Ariel Sharon, the influential former prime minister of Israel who had a hand in many of the country's most defining events, died Saturday at the age of 85 at a hospital in Tel Aviv. He passed away after eight years in a coma after suffering a debilitating stroke that left him comatose.
Sharon's long political and military careers encompassed some of the most historic events in Israel's history and shifted the country's foreign policy toward its Arab neighbors. Serving as a major general, Sharon was credited for Israel's stunning win against the armies of Egypt, Jordan and Syria in the 1967 Six-Day War that resulted in Israel occupying most of the Sinai area. Sharon is considered one of the country's greatest military strategists and field commander.
In politics, Sharon was responsible for ordering the withdrawal of Israeli settlers from Gaza in 2005, which stunned many people, especially Israeli, because he was a Zionist who believed that Jews must defend the land connected to their history and culture, and not be overly dependent on outside forces.
But Sharon, who left the Likud Party to form the Kadima party to support his position of withdrawal and formation of a Palestinian state, had said earlier in 2001 that, "I can talk and look in the eyes of the citizens of Israel and convince them to make painful compromises."
It was under Sharon that part of the 450-mile barrier that separates Israel from the West Bank was completed. This barrier served as an outline for the future Palestinian state.
The seemingly unstoppable Ariel Sharon who led Israel with confidence and strength then suddenly was struck by a stroke in January 2006 while serving his fifth year as prime minister. Despite his sudden vacating of the seat, Sharon's party still won the election in March 2006, and Ehud Olmert, his former deputy, became prime minister.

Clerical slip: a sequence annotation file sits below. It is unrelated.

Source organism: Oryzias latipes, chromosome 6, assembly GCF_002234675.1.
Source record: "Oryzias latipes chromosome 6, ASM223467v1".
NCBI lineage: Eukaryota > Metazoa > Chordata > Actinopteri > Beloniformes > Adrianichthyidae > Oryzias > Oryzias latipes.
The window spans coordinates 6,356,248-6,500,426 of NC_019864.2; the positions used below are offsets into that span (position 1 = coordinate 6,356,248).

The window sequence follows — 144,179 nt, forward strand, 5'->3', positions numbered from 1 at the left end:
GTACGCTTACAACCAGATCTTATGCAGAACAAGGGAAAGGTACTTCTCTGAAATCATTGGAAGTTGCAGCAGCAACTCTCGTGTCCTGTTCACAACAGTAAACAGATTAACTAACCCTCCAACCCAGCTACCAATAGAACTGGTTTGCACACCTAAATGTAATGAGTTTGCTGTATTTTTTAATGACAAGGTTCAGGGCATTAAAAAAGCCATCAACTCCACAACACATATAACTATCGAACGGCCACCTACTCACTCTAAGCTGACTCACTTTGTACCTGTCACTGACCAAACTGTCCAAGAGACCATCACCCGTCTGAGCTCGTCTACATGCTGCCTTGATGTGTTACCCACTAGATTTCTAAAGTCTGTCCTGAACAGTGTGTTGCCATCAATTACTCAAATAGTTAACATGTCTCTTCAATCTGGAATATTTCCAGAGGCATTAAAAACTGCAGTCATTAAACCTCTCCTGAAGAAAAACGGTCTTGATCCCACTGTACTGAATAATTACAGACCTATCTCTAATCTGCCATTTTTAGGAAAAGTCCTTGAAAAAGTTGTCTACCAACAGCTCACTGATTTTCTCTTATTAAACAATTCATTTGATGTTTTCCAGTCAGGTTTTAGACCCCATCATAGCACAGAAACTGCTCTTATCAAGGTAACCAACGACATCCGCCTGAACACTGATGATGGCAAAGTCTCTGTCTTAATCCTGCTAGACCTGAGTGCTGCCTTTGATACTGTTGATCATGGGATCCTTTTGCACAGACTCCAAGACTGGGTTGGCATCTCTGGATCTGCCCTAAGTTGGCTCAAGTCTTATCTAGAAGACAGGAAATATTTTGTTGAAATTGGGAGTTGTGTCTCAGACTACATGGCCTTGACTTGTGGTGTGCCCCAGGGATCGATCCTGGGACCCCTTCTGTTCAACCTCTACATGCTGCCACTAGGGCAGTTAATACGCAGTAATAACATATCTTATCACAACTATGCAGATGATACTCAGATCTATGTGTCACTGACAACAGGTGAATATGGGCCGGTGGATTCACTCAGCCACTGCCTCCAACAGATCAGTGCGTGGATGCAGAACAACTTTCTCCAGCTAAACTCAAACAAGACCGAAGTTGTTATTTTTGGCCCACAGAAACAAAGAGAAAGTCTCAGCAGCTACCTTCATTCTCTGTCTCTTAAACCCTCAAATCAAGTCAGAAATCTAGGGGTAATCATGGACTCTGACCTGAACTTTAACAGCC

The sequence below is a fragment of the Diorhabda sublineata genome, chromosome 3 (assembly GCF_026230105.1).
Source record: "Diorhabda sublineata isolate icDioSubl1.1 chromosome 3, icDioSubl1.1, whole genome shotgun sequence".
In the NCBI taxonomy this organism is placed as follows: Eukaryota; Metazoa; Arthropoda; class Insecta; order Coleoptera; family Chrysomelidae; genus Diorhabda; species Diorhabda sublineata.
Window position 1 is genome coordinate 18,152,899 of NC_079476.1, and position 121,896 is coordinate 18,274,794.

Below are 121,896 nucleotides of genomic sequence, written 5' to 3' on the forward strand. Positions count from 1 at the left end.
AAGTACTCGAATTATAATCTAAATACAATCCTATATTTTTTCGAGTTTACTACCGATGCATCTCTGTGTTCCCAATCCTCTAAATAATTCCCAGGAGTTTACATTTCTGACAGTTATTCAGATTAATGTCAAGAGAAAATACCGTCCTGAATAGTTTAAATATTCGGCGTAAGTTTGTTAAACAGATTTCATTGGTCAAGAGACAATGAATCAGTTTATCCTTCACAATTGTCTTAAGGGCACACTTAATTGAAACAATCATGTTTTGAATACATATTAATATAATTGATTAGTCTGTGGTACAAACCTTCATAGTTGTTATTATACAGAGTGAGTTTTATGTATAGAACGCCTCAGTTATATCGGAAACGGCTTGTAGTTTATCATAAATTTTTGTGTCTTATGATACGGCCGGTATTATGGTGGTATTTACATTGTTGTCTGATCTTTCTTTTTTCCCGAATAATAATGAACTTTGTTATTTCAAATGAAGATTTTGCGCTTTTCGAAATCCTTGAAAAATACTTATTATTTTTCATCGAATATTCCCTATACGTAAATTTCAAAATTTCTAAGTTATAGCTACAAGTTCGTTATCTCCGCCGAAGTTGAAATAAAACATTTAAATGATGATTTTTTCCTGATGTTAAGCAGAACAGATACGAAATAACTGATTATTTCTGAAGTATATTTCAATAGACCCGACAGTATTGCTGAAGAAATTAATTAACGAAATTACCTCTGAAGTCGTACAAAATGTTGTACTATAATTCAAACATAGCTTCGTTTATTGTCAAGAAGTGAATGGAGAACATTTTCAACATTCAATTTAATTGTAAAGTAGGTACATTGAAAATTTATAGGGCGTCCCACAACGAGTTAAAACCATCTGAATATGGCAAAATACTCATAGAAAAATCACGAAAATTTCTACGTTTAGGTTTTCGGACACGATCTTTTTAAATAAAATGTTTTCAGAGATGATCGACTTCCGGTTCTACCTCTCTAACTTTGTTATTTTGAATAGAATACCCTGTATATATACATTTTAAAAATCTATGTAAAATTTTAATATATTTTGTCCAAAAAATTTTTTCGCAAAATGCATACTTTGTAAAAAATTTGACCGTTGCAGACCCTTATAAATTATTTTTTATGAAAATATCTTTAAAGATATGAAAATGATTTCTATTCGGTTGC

In 2009, Sharon's former Likud Party regained control and political opponent Benjamin Netanyahu took control. Netanyahu, whose party had strongly opposed Sharon's policy to disengage from the Gaza Strip, surprisingly also announced that he supports creating a Palestinian state neighboring Israel.
Sharon, whose nicknames – from admirers and critics – include "The Bulldozer," "the Butcher of Beirut," "The King of Israel," and "The Lion of God," spent the years after his incapacitating stroke in the hospital with little consciousness.
Ariel Sharon, whose birth name is Ariel Scheinerman, was born on Feb. 27, 1928 on a farm called Kfar Malal, a short distance north of Tel Aviv. His parents emigrated from Russia and his maternal side was wealthy but had to flee the country during the Russian Revolution. His father was a Zionist youth leader, and at the young age of 10, Sharon also joined the Zionist youth movement named Hassadeh, and by age 14, he joined the Gadna, a paramilitary youth battalion. Later he joined the Haganah, an underground Zionist paramilitary force and the precursor to the Israel Defense Forces.
"He was not an ideologue; he was a political architect," explained Raanan Gissin, a close aide to Sharon, according to The New York Times. "As a military man he knew one thing from the battlefield – you have to seize the initiative, you have to be the one driving the action. Even if peace was impossible, he wanted the process seeking it to be on his terms. And while he was in power, it was."